Title : Neuroprotective Mechanisms of Nicotinamide Adenine Dinucleotide and Related Precursors in Alzheimer’s Disease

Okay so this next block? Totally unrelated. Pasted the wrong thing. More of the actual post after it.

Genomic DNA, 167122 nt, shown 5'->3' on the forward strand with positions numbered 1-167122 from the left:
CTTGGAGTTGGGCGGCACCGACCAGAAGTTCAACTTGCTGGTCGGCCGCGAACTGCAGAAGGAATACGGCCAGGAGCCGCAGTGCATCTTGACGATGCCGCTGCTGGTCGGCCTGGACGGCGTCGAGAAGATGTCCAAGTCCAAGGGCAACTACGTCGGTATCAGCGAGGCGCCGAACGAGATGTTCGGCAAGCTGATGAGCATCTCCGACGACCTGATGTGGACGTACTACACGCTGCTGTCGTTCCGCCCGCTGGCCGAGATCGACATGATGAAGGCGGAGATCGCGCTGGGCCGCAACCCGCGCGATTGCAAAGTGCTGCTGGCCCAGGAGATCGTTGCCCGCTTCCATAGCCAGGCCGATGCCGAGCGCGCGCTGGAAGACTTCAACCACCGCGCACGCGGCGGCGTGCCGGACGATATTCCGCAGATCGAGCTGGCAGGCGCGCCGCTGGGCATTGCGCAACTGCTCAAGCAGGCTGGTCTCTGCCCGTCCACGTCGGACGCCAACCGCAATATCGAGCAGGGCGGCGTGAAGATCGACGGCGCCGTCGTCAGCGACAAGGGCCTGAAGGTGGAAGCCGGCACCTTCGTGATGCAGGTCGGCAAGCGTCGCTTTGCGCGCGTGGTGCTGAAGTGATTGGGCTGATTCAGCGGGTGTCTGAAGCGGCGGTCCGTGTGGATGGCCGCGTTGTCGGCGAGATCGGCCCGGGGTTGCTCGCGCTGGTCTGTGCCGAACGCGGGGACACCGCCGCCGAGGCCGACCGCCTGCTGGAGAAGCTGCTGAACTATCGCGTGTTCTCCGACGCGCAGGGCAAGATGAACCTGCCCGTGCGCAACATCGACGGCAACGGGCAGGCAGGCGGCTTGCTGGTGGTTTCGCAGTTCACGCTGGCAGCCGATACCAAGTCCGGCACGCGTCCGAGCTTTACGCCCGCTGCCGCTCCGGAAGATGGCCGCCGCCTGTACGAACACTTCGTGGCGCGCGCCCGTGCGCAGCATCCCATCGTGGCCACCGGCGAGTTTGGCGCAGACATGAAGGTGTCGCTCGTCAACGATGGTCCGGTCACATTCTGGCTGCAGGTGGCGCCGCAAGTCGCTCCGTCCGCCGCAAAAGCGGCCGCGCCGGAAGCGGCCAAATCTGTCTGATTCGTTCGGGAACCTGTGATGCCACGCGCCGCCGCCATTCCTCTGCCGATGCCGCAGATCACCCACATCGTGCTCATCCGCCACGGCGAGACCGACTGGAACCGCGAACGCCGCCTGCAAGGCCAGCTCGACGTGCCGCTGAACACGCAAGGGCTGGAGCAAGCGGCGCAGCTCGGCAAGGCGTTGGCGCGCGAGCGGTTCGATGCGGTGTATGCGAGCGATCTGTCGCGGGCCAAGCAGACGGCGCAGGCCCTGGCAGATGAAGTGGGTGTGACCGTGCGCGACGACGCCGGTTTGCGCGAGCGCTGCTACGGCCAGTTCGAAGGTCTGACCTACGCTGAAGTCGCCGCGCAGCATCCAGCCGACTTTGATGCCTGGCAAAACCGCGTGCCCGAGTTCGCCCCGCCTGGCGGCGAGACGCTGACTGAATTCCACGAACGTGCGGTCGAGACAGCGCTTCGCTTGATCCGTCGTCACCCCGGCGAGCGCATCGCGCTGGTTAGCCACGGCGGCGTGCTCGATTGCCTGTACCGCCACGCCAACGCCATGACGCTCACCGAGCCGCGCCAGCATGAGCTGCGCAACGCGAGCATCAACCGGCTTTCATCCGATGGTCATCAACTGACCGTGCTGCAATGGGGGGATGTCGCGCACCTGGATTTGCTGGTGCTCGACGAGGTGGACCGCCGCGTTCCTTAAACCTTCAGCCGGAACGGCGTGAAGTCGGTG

In the current aging society, the number of patients suffering from Alzheimer’s disease (AD) is rapidly increasing, and without therapeutic breakthroughs is estimated to reach 80 million by 2040. As an irreversible chronic neurodegenerative disease, AD is characterized by progressive cognitive deficits, memory loss, and personality changes taking place with advancing age. Synaptic dysfunction, and especially the degeneration of cholinergic neurons, also leads to cognitive impairment and deficits in memory and learning and in emotional resilience. Oxidative stress, apoptosis, inflammation, autophagy, and mitochondrial dysfunction have also been widely shown to be involved in the progress of the disease. Thus, it seems that novel multi-targeted treatments are needed to prevent or slow disease progressive. Nicotinamide adenine dinucleotide (NAD+) is a crucial cofactor involved in a wide spectrum of biological functions including oxidative phosphorylation, mitochondrial function and bioenergetics, cell proliferation, and calcium homeostasis. Also, NAD+ is essential for appropriate function and survival in the central nervous system. Sudies showed that NAD+ precursors appeared to be an effective anti-AD strategy for preventing neuropathological and behavioral symptoms induced by AD in preclinical trials. Such favorable effects are possibly modulated by reducing central Aβ and tau levels and improving brain bioenergetics, inflammation, and oxidative stress regulation.